OneKind believes it’s time for radical change, so that farmed salmon are given quality lives. Until this happens, there should be no further expansion of this industry.
The salmon farming industry likes to talk up its ‘quality’ product to drive sales. But they never talk about the lives of the tens of millions of salmon they farm every year. Perhaps that’s because they know consumers would turn their back on them if they knew the reality of life for a farmed salmon in Scotland. OneKind believes it’s time for radical change, so that farmed salmon are given quality lives. Until this happens, there should be no further expansion of this industry.
There are just over 250 Atlantic salmon farms in Scotland, producing 35 million salmon in 2016. The Scottish Government is committed to growth targets to double production by 2030. This is despite clear evidence that salmon on farms in Scotland are suffering. Diseases and sea lice infestations are rife, farmed salmon are often deformed, and they cannot express their natural behaviours. Treatment for diseases and sea lice often do more harm than good; and other animals such as seals and cleaner fish suffer as a consequence of salmon farming.
What are the key welfare issues?
Of the 43 million salmon put onto salmon farms in Scotland, in 2014, 26.7% died during the production cycle. Or, in other words, 9 million salmon died. There are many factors that cause such high mortality rates. Salmon on farms in Scotland are stocked at high densities, in environments with no or little enrichment, and are exposed to sea lice, disease, predators and bad weather amongst other things.
Sea lice are parasites that feed on the flesh, scales and tissues of salmon. This leaves tissue exposed, causing pain and creating an entrance for disease, as well as causing stress and mortality. Sea lice burdens on salmon farms have been as high as 29.5 average adult female sea lice per fish.
Diseases are prevalent across salmon farms. They include Cardiomyopathy syndrome which impacts the heart muscle of salmon, leaving them weak and fragile; Amoebic Gill Disease, where parasites cause death via asphyxiation and Infectious Salmon Anaemia, which has no cure, meaning that infected fish must be slaughtered. In 2016, over 100,000 salmon died from Amoebic Gill Disease over a period of 10 weeks.
Sadly, treatments for sea lice and disease often do more harm than good, exposing salmon to harsh chemicals or harsh mechanical treatments, causing stress, physical injury and death. A key example of this is the Thermolicer, whereby fish are exposed to high water temperatures, abrasive surfaces, and severe crowding. Mortalities can be high, in one incident, 90,000 salmon died following Thermolicer treatment.
Escapes from salmon farms are frequent, with 300,000 salmon escaping in 2017. Salmon that escape are poorly adapted to a life in the wild and will suffer. Escaped farmed salmon also interbreed with wild individuals, which creates offspring with reduced fitness, which causes severe population declines of wild salmon.
Welfare impacts: not just salmon
It is not just farmed salmon that are impacted by salmon farming in Scotland. Seals are shot, cetaceans such as harbour porpoise are excluded from their habitat by acoustic deterrent devices intended to scare seals away, crustaceans are damaged by chemicals used and declines in wild salmon and trout numbers have been linked to salmon farming.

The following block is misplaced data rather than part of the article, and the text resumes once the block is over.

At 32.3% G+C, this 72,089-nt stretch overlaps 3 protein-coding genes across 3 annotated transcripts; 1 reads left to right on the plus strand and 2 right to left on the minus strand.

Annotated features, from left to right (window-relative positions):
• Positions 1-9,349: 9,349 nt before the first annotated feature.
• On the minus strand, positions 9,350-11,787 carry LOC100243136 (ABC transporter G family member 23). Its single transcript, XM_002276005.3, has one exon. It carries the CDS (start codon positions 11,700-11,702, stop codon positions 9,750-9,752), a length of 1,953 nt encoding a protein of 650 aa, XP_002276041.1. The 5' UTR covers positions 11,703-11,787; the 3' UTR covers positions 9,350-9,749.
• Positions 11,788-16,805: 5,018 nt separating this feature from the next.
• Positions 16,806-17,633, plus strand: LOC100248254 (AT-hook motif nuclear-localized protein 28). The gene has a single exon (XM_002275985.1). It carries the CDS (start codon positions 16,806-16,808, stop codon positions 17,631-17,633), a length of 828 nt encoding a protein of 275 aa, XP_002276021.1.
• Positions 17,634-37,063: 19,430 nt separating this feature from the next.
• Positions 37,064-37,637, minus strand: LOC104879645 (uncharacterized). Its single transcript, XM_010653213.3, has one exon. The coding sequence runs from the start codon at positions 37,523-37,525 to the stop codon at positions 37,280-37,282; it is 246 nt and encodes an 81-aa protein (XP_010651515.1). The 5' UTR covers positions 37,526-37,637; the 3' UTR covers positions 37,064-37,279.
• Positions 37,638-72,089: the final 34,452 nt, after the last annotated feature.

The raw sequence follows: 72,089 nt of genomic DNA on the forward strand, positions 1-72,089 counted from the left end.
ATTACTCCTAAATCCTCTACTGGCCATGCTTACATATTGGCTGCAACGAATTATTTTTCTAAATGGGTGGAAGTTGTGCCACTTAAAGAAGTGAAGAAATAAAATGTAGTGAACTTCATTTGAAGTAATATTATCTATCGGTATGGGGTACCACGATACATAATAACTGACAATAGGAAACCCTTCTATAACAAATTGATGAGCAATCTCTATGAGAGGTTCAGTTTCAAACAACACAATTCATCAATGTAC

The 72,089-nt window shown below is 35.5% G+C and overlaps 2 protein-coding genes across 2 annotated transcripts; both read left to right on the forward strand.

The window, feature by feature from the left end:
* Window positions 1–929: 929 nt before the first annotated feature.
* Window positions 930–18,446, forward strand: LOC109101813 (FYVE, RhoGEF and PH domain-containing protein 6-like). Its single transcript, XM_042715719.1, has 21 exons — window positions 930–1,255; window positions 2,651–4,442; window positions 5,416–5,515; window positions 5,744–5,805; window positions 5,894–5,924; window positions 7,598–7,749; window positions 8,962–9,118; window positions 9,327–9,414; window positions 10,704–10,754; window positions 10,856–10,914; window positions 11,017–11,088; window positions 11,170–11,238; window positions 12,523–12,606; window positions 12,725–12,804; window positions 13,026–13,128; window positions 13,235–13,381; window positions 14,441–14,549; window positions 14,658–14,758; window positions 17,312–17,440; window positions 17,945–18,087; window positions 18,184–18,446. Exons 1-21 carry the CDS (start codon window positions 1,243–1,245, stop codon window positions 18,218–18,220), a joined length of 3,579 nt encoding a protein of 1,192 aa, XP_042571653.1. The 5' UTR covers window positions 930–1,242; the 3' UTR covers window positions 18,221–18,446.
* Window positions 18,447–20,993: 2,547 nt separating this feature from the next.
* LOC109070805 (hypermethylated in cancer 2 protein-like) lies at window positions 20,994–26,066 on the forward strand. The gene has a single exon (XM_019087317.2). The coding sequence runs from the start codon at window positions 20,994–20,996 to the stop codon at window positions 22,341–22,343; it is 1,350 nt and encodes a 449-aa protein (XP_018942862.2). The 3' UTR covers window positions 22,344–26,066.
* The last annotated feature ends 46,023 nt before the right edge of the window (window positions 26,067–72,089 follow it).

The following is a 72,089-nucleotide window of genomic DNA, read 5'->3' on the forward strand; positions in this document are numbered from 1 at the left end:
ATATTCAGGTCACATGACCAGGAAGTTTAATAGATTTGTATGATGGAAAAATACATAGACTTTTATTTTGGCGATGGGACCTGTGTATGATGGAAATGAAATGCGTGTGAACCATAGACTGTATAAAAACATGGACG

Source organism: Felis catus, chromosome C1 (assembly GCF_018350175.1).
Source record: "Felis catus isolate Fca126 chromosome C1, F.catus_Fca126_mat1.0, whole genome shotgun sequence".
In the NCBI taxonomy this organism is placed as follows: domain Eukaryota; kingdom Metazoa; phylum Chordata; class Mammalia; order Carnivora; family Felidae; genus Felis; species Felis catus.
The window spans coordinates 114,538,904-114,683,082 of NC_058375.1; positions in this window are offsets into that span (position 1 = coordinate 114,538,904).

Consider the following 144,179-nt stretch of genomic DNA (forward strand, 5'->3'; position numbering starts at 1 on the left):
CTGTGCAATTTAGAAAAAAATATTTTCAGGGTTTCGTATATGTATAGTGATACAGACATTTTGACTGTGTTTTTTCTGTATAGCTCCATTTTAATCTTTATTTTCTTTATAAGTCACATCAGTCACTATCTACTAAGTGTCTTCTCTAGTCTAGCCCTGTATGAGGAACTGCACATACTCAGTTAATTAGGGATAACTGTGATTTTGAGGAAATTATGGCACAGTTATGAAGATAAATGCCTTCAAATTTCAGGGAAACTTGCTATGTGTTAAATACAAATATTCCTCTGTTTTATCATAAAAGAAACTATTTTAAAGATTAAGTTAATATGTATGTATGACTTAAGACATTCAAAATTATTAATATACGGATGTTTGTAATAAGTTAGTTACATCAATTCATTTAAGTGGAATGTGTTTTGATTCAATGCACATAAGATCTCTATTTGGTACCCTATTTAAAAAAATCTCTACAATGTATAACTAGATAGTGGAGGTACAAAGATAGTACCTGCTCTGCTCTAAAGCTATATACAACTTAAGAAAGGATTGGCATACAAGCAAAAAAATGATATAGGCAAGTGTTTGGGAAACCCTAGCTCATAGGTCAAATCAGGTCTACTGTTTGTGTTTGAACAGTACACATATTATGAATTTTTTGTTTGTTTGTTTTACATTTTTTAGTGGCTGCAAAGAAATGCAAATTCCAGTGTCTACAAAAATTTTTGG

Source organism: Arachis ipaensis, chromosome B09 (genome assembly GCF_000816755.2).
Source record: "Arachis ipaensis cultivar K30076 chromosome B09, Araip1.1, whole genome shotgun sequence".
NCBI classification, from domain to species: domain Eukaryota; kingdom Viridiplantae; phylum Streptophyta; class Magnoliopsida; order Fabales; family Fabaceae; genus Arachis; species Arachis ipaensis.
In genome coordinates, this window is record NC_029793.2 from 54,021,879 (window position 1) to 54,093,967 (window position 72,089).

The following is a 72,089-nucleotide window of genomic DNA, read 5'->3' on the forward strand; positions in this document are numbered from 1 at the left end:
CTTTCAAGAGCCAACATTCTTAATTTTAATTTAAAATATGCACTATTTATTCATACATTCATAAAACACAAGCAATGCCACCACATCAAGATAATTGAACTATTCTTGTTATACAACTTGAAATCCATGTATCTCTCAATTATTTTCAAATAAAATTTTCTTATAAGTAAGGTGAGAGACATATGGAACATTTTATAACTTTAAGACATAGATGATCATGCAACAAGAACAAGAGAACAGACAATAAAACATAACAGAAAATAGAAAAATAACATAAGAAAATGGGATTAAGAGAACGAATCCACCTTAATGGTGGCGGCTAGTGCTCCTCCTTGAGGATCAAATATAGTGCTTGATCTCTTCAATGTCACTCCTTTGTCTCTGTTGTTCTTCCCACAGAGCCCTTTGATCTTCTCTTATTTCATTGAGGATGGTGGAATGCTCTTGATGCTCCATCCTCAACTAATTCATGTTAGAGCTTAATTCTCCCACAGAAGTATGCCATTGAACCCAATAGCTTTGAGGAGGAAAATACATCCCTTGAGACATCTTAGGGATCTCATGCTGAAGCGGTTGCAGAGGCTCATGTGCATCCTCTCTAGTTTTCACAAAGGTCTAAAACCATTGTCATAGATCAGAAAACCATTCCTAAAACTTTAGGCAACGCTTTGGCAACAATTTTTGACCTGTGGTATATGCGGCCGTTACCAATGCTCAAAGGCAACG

Cleaner fish are used as an alternative “treatment” for sea lice, as they pick off and eat them from salmon. However, they too suffer on salmon farms from aggression, disease, and treatment damage. Most are not thought to survive the production cycle, and if they do they are disposed of by the industry to minimise the spread of disease.
What is OneKind doing?
OneKind began working on this area in 2018 and has already started to make the voice of Scotland’s farmed salmon heard:
- In February and April 2018, we contributed to two Scottish Parliamentary Inquiries on salmon farming in Scotland, urging that fish welfare was kept at the centre of the discussion
- Our contributions to the ECCLR inquiry helped ensure that there was some consideration of welfare in their report on the environmental impacts of salmon farming
- In June 2018, we presented the key issues on welfare on salmon farms in Scotland to the Cross-Party Group for Animal Welfare
- In August 2018, we released two reports on the salmon farming industry titled Fish welfare on Scotland’s salmon farms and The welfare status of Scottish salmon farms and companies in 2017.
- In December 2018, we released a report Cleaner fish welfare on Scotland’s salmon farms.
We want to increase our impact to improve the welfare of farmed fish, and other animals impacted by the salmon farming industry. We are therefore, calling for a moratorium, with our partners the Scottish Salmon Think-Tank, Save Seil Sound, and the Salmon Aquaculture Reform Network Scotland (SARNS), on the growth of the salmon farming industry. We believe that expanding the industry without resolving these issues will only mean more environmental damage and more suffering. Sign our petition now!
We believe that a moratorium on all growth of the industry should be introduced until the industry passes three tests:
- Farmed salmon and cleaner fish have good lives that are worth living.
- The industry does not cause suffering to wild animals native to Scottish waters, including seals, cetaceans and wild salmon and trout
- The environmental impact of salmon farms is reduced, and the industry can be shown to do no harm
How can I help Scotland’s salmon?
- Sign our petition calling for a moratorium in plans to expand the salmon farming industry in Scotland until animal welfare and environmental issues have been addressed.
- Contact your MSP and/or the Cabinet Secretary and ask them to support our calls for a halt to plans to double the salmon farming industry by 2030.